This week, we feature an article by David Meerman Scott adapted from the new 8th edition of The New Rules of Marketing and PR to be released on May 3, 2022. He shares how organizations can use data and AI-powered tools to benefit customers. As I write this, I’m using web-based artificial intelligence (AI) transcription software […]
This week, we feature an article by David Meerman Scott adapted from the new 8th edition of The New Rules of Marketing and PR to be released on May 3, 2022. He shares how organizations can use data and AI-powered tools to benefit customers.
As I write this, I’m using web-based artificial intelligence (AI) transcription software called Otter to help me turn recorded audio interviews into a text transcription. As I researched new ideas for this edition of The New Rules of Marketing and PR, I conducted interviews either in person or on Zoom. I recorded the audio of the conversation, which allows me to focus on what my source is saying, so I can ask better follow-up questions. I’m not distracted by the need to produce accurate notes to pull quotes from later.
I upload these audio files to the app, and then Otter’s speech-to-text algorithms quickly generate a quality first-pass transcript of the interview. To ensure that quotes are accurate, I edit to the transcript by simultaneously listening to the original audio and following along in the written transcript.
Behind the scenes, Otter’s digital transcription starts with AI, including automated speech recognition and natural language processing. The software is tuned to interpret the sounds that make up human speech and then match those sounds to the corresponding word in its multi-language dictionary.
That’s just one example of an AI-powered application I use frequently. Artificial intelligence is all around us, helping power many of the tools we use every day.
While AI is being used for customer services applications to benefit companies by reducing costs, there is much more opportunity for it to truly benefit customers too.
I was recently poking around a clothing company website, checking out a few items but never buying anything. Soon after, I received an email: “Exclusive 10% off for you,” with an image of one of the products I looked at earlier and a coupon to get the special discount. This kind of so-called “retargeting” once felt creepy, but now we’re used to the companies we do business with knowing a ton about us and using that information to market to us using AI-powered tools.
In fact, I now hate it when companies don’t use the information they have about me to make my life easier!
For example, the same week the clothing company cleverly retargeted me, I received an email from my insurance company. The subject line was “Your Bill Is Ready for Payment.” Here’s what it said:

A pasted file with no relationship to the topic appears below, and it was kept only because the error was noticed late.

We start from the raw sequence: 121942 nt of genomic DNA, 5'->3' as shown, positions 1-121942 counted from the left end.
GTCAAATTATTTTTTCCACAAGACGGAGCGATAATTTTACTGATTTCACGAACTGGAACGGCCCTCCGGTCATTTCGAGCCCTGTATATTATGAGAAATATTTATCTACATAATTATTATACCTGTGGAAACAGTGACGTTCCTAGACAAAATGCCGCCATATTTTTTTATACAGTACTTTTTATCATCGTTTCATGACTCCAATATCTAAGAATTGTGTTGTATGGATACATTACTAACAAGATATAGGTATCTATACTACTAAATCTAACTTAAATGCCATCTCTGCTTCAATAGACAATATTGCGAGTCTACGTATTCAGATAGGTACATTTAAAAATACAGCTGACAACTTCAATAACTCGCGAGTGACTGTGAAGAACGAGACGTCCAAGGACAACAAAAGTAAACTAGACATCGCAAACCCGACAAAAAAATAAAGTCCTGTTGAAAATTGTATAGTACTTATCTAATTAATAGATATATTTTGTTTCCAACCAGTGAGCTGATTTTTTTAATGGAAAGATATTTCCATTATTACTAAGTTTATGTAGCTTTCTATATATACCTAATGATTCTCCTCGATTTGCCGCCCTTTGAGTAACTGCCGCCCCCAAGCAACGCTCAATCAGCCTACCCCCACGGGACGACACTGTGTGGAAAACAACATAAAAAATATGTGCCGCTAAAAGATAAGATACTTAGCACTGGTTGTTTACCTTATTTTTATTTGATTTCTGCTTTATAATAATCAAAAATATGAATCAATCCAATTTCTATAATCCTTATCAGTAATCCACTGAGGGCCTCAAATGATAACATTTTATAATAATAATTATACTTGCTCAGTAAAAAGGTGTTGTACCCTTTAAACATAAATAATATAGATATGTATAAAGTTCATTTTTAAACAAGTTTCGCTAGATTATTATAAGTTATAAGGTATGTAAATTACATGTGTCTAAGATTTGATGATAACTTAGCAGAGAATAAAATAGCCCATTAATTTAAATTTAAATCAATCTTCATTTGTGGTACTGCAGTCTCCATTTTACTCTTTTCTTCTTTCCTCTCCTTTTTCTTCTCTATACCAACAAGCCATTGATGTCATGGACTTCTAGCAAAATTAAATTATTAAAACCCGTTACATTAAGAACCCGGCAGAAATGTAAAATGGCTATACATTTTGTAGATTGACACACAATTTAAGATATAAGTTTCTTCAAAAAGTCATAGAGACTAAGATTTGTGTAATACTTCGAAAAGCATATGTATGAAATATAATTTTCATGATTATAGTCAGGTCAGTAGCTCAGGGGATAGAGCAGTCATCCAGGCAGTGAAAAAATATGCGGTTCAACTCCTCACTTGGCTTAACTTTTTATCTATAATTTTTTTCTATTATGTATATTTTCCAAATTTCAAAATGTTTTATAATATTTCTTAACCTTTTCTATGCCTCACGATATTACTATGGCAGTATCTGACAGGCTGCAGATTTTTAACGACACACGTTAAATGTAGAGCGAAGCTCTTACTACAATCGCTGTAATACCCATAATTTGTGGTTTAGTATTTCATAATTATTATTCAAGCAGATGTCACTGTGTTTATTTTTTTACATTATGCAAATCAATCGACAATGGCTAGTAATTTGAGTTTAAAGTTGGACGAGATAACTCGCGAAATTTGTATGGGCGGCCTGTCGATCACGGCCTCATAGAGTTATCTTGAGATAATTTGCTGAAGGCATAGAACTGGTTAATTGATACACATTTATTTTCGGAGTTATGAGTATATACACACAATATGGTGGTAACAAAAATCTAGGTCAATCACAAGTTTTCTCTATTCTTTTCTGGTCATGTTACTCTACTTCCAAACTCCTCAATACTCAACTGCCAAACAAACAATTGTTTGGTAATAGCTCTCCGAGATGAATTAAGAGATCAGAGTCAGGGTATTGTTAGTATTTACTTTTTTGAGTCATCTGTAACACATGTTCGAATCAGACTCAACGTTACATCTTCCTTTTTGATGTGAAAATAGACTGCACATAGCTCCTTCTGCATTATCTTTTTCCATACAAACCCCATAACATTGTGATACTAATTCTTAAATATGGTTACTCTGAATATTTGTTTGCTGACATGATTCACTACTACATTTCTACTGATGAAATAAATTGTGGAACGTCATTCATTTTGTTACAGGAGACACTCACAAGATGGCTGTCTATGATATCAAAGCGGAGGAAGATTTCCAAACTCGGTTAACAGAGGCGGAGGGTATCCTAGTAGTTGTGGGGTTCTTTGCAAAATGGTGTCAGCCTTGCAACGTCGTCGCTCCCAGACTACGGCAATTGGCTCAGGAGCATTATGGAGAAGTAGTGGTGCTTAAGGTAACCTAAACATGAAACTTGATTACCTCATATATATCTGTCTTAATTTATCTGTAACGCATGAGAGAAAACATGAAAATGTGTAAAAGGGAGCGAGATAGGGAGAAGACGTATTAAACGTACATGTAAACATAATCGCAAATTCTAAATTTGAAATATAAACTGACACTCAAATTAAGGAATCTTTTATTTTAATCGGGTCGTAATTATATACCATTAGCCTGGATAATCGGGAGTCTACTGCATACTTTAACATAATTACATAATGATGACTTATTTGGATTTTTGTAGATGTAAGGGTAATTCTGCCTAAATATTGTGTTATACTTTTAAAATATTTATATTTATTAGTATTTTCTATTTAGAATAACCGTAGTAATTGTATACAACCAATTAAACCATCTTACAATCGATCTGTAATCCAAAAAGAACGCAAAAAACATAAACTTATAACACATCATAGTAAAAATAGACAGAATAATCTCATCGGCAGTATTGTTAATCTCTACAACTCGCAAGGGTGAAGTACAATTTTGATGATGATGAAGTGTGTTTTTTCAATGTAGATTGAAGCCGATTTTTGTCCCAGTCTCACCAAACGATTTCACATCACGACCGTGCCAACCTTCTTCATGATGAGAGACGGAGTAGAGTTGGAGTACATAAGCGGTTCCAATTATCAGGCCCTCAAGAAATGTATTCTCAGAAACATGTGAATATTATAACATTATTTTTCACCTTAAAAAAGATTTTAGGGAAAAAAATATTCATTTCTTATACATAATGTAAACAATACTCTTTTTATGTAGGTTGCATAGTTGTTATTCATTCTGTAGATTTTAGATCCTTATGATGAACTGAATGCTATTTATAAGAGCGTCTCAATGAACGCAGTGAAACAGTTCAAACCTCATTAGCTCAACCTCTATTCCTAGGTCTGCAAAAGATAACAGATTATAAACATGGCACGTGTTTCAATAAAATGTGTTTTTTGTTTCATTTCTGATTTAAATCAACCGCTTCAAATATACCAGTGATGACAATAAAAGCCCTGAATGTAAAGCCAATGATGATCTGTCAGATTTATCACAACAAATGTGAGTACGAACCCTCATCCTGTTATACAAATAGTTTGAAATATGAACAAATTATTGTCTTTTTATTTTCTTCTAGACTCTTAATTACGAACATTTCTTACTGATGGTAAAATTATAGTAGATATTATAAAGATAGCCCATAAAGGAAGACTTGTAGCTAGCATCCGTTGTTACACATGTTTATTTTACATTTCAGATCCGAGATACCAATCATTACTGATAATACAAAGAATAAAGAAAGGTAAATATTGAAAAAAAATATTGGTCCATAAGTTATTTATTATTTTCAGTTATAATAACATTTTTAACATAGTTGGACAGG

Your current bill for your [insurance company name] insurance premium is available and ready for payment online at [insurance company name].com/paymybill. If you are currently enrolled in our automatic payment plan, there is no need to take any further action.
Please note: If a Notice of Cancellation has previously been issued, the payment outstanding shown on that notice must be received by the due date specified on the notice, not by the date shown below, for the policy to remain in effect.
There was more, but they had already lost me. I was super annoyed.
Why the heck doesn’t this silly insurance company link the system that sends billing notices to the system that knows if I have automatic billing? And why doesn’t the email system know if a Notice of Cancellation is in effect for my account? These are simple math and database problems that can be easily solved by a machine. The communications people who wrote this email need to get with the data scientists and customer representatives to create better targeting. I mean, c’mon—insurance is practically the original “big data” business.
In my view, collecting a ton of personal information from customers means we have an obligation to better serve our customers with offers, personalized communications, and more. It’s the human thing to do.
And when we fail to use data to make our customers’ lives better, we’re alienating them. Great customer service is fabulous marketing. Poor customer service is an invitation for people to look elsewhere.
David Meerman Scott is a marketing strategist, entrepreneur, investor and advisor to emerging companies, and bestselling author of 12 books, including Fanocracy and The New Rules of Marketing & PR.
For more articles from Shep Hyken and his guest contributors go to customerserviceblog.com.
Read Shep’s latest Forbes article: Instacart Responds To The ‘I Want It Now’ Mentality
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